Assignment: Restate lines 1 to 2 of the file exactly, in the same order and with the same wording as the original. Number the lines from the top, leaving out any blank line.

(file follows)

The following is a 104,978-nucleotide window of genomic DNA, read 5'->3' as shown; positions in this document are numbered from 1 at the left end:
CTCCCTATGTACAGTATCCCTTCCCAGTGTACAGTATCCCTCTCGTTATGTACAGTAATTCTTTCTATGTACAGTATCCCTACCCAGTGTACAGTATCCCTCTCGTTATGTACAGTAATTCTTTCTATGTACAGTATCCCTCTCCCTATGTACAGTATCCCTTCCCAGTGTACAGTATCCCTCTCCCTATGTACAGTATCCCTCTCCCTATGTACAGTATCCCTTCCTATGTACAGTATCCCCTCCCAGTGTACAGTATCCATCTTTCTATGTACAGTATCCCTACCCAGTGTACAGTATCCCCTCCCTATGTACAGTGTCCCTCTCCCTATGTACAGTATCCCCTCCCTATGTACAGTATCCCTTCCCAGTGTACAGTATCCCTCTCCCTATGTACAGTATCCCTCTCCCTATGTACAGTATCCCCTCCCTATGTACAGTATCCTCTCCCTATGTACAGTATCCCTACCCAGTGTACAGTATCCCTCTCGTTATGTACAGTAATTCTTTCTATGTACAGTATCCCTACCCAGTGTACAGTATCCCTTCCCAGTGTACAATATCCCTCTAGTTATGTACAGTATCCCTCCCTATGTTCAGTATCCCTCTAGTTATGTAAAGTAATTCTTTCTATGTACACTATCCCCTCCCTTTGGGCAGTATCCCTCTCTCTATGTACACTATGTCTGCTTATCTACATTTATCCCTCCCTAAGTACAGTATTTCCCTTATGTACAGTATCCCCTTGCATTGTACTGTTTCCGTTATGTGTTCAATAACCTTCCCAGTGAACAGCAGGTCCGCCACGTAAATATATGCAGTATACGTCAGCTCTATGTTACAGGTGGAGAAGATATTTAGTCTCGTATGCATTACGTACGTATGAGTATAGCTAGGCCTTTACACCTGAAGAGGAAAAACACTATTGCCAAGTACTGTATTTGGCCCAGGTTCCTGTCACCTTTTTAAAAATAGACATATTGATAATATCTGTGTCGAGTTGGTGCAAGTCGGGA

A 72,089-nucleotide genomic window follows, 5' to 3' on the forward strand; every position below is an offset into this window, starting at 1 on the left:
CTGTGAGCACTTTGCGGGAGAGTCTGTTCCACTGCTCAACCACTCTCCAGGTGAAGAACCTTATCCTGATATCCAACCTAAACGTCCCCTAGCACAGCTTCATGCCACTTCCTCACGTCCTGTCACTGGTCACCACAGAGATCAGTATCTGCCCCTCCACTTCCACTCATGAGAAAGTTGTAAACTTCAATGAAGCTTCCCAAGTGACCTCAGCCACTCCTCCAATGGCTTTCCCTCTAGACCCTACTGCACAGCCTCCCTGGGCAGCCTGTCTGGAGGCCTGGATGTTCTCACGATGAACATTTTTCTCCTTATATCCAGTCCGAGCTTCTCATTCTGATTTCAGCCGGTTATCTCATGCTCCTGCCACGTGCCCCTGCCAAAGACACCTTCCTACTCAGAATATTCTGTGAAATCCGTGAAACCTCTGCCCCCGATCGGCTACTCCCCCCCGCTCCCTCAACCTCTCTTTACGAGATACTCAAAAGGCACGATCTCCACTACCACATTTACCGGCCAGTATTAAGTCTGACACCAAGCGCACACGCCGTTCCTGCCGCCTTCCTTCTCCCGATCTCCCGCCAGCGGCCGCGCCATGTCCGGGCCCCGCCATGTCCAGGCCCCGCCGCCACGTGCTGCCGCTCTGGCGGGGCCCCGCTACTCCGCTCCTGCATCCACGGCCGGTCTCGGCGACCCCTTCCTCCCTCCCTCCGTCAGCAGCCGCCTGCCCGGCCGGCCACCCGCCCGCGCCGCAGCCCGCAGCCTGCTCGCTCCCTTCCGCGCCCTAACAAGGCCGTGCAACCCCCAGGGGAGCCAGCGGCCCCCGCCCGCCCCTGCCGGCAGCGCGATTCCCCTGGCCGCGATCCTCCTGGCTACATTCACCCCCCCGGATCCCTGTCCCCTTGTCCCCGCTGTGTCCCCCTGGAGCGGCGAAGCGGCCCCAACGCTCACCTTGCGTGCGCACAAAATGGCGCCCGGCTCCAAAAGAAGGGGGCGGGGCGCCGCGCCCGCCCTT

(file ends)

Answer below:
The following is a 104,978-nucleotide window of genomic DNA, read 5'->3' as shown; positions in this document are numbered from 1 at the left end:
CTCCCTATGTACAGTATCCCTTCCCAGTGTACAGTATCCCTCTCGTTATGTACAGTAATTCTTTCTATGTACAGTATCCCTACCCAGTGTACAGTATCCCTCTCGTTATGTACAGTAATTCTTTCTATGTACAGTATCCCTCTCCCTATGTACAGTATCCCTTCCCAGTGTACAGTATCCCTCTCCCTATGTACAGTATCCCTCTCCCTATGTACAGTATCCCTTCCTATGTACAGTATCCCCTCCCAGTGTACAGTATCCATCTTTCTATGTACAGTATCCCTACCCAGTGTACAGTATCCCCTCCCTATGTACAGTGTCCCTCTCCCTATGTACAGTATCCCCTCCCTATGTACAGTATCCCTTCCCAGTGTACAGTATCCCTCTCCCTATGTACAGTATCCCTCTCCCTATGTACAGTATCCCCTCCCTATGTACAGTATCCTCTCCCTATGTACAGTATCCCTACCCAGTGTACAGTATCCCTCTCGTTATGTACAGTAATTCTTTCTATGTACAGTATCCCTACCCAGTGTACAGTATCCCTTCCCAGTGTACAATATCCCTCTAGTTATGTACAGTATCCCTCCCTATGTTCAGTATCCCTCTAGTTATGTAAAGTAATTCTTTCTATGTACACTATCCCCTCCCTTTGGGCAGTATCCCTCTCTCTATGTACACTATGTCTGCTTATCTACATTTATCCCTCCCTAAGTACAGTATTTCCCTTATGTACAGTATCCCCTTGCATTGTACTGTTTCCGTTATGTGTTCAATAACCTTCCCAGTGAACAGCAGGTCCGCCACGTAAATATATGCAGTATACGTCAGCTCTATGTTACAGGTGGAGAAGATATTTAGTCTCGTATGCATTACGTACGTATGAGTATAGCTAGGCCTTTACACCTGAAGAGGAAAAACACTATTGCCAAGTACTGTATTTGGCCCAGGTTCCTGTCACCTTTTTAAAAATAGACATATTGATAATATCTGTGTCGAGTTGGTGCAAGTCGGGA